this week Ask the help desk The question is all about data brokers: “How do I delete my information from data collectors?” asks Jennifer Swindell, from Sagel, Idaho. But first, we’ll take a step back and start with something a little more for the audience.
Google is what most people think of when they worry about their data online. The search engine is the largest index of websites, but it is often just the messenger. Know that anything you manage to remove from the search result will likely still be on the site they host unless you make them remove it as well. You’ll want to ask these sites to remove it as well.
First, Google yourself. Keep a list of where your information appears and specifically look for anything personal, such as your address, phone number, any type of identifying details (driver’s license number), or any other information that you find inappropriate. Combine your name with your address or phone number in the search field.
Google recently added a form Where you can ask them to remove certain results or information, including explicit photos if they are fake, posted without your consent, or just randomly appear your name and not picture you. There is an option to withdraw information that can be used to dispose of you, such as identification numbers, financial information, medical records, your physical address, and other contact information.
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Now that the beautician requests are done, it’s time for the data brokers. There are hundreds of data brokers in the US, and you can find listings at institutions like Privacy Rights Clearinghouse. To get started, let’s practice with the big names like AxiomAnd the CoreLogicAnd the Data management from EpsilonAnd the EquifaxAnd the Experian. You can opt out of allowing these sites to share your data, and in some cases you can request that they be deleted. Naturally, each site has different episodes that you have to jump into, such as sending an email, filling out a form, emailing or faxing, or confirming your identity.
As with Google results, removing your information from data brokers doesn’t mean it’s still there, and asking them not to share it doesn’t mean other sites don’t actually have it. They got it from countless sources, including the apps you willingly installed on your phone, your browser or websites you visited, your shopping history and public records. The information can be used to target ads or to pop up on people-facing search sites.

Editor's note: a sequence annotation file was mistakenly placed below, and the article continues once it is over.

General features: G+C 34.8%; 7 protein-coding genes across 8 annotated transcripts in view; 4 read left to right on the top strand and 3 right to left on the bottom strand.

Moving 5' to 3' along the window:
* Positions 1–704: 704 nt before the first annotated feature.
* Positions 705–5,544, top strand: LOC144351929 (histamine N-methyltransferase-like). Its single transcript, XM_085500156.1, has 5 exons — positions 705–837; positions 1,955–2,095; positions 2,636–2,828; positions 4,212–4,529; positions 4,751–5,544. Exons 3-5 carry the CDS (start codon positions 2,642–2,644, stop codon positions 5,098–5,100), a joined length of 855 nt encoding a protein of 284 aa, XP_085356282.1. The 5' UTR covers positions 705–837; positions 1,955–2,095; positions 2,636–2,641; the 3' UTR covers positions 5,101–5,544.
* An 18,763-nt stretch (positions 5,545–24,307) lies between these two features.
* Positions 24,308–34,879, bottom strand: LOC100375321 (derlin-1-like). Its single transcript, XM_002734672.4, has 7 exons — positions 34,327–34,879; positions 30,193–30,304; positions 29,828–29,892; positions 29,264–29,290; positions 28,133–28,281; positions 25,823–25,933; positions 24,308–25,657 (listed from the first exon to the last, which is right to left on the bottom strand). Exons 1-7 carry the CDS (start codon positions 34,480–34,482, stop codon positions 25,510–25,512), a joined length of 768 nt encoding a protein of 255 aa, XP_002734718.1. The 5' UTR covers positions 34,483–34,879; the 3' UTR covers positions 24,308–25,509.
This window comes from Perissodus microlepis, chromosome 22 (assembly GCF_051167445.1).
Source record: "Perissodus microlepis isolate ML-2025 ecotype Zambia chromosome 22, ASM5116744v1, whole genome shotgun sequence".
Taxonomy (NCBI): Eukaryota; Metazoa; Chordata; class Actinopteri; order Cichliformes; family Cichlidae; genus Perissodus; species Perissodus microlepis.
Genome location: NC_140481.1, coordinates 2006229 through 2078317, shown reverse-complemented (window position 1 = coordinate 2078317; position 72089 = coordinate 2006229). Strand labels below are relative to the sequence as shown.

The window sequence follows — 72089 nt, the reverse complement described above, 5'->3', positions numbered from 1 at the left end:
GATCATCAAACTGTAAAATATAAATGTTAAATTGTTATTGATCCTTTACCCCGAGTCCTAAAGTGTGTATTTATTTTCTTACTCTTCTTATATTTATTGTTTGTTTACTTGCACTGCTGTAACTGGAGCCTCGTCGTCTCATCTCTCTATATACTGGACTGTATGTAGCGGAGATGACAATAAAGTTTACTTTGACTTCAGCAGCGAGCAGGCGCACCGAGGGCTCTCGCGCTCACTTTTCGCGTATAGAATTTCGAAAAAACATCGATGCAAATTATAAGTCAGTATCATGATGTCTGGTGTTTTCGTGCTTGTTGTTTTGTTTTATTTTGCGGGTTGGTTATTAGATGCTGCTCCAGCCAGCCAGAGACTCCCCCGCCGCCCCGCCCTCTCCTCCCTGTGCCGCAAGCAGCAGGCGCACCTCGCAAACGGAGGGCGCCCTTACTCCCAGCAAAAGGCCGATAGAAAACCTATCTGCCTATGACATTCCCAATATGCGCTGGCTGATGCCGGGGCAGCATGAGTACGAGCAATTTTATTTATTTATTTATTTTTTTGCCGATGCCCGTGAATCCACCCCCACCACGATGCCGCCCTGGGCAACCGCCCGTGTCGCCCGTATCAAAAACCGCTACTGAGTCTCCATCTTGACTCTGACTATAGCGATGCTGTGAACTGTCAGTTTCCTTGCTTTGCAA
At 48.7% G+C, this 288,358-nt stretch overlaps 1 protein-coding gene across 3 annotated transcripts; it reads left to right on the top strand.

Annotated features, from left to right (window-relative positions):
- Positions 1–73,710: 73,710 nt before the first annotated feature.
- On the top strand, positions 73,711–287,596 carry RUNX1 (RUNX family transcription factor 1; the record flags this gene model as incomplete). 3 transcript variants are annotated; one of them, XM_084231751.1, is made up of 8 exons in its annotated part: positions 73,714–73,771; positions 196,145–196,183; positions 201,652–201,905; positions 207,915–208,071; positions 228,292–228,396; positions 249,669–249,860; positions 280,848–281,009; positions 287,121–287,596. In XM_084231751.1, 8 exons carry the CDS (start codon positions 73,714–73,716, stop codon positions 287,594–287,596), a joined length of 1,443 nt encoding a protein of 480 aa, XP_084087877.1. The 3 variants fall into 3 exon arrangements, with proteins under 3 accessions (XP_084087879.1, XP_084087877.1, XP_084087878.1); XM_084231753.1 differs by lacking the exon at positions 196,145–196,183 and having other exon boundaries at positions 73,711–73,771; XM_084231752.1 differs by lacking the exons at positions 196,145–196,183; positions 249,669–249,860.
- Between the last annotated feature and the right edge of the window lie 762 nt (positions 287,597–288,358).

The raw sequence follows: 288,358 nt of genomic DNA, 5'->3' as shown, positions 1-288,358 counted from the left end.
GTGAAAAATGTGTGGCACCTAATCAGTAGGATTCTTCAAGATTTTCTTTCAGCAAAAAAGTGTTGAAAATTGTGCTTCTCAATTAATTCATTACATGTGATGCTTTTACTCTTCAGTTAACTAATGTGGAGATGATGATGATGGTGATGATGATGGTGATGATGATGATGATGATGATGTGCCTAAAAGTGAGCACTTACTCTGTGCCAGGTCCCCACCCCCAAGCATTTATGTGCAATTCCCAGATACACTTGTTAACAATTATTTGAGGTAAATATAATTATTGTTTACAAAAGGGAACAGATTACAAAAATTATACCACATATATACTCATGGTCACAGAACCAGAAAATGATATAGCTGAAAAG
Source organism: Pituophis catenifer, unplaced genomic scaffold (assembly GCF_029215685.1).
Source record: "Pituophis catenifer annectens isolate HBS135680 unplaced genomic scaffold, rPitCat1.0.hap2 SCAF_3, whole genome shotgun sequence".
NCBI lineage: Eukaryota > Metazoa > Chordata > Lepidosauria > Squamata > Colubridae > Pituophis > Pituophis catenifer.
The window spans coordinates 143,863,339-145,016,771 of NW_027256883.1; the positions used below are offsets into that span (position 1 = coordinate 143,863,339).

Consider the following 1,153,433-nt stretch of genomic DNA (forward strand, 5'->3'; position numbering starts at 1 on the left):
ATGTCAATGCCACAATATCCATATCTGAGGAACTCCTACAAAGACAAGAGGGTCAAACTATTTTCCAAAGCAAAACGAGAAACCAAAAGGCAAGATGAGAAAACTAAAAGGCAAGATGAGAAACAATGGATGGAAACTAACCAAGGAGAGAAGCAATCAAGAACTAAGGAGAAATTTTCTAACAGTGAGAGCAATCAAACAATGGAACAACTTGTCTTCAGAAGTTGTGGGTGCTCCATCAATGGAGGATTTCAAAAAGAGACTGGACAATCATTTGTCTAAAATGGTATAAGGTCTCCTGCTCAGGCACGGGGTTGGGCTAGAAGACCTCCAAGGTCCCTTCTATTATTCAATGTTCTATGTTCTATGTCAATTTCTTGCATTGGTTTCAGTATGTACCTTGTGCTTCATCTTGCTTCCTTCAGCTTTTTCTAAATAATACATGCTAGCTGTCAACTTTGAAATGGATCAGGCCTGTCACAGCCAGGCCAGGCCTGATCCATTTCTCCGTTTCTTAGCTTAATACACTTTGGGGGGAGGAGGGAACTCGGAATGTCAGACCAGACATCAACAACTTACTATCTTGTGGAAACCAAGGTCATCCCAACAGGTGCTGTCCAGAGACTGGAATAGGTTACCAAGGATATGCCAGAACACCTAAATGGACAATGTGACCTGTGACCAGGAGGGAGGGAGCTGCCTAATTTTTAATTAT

Decide what to put online
The best step is to determine what information is available about you on the Internet to begin with. use Privacy Reset Guide To turn on robust privacy settings for the major apps or devices you use regularly, including your smartphone, banking, and social media sites. If you post on social media, be careful about the type of information you share and be sure to adjust your privacy settings if possible.
Use a privacy-focused browser and search engine, search for Global choice for privacy control or set up to prevent cross-site tracking. Avoid subscribing to anything that might result in your personal information being shared again, such as surveys. Delete any apps you don’t use (or trust) from your computer, smartphone, and tablet.
In 2020, the California Consumer Privacy Act (CCPA) went into effect, giving state residents more options to protect and delete their data. As part of the law, companies are required to delete your personal data upon request, although you will have to confirm your identity. Some companies have gone ahead and made this option available to people who live anywhere in the US, while others only do it for California residents. (You may also request a copy of your data, or that the company does not sell your personal information, under this law.)
To get you started on your first CCPA applications, the Tatum Hunter Helpdesk has created a guide.
Use a third party service
If you didn’t know it before starting this article, now you know how much work it takes to really stay on top of deleting your personal information. There are paid services that can do a lot of the removal for you, and they’re a good option if you’re concerned about your personal safety (even if they admit some data is out of their control).
DeleteMe starts at $69 per year and offers regular checking of data brokers and websites for your personal data and requests to remove it. OneRep is a similar tool that starts at $8.33 per month. If you are concerned about identity theft, you can subscribe to Norton LifeLock. Application jumbo It tries to maximize privacy settings across apps, and it has both free and paid versions. AccountKiller is a tool for deleting your old online accounts.
Doug Macmillan contributed to this report.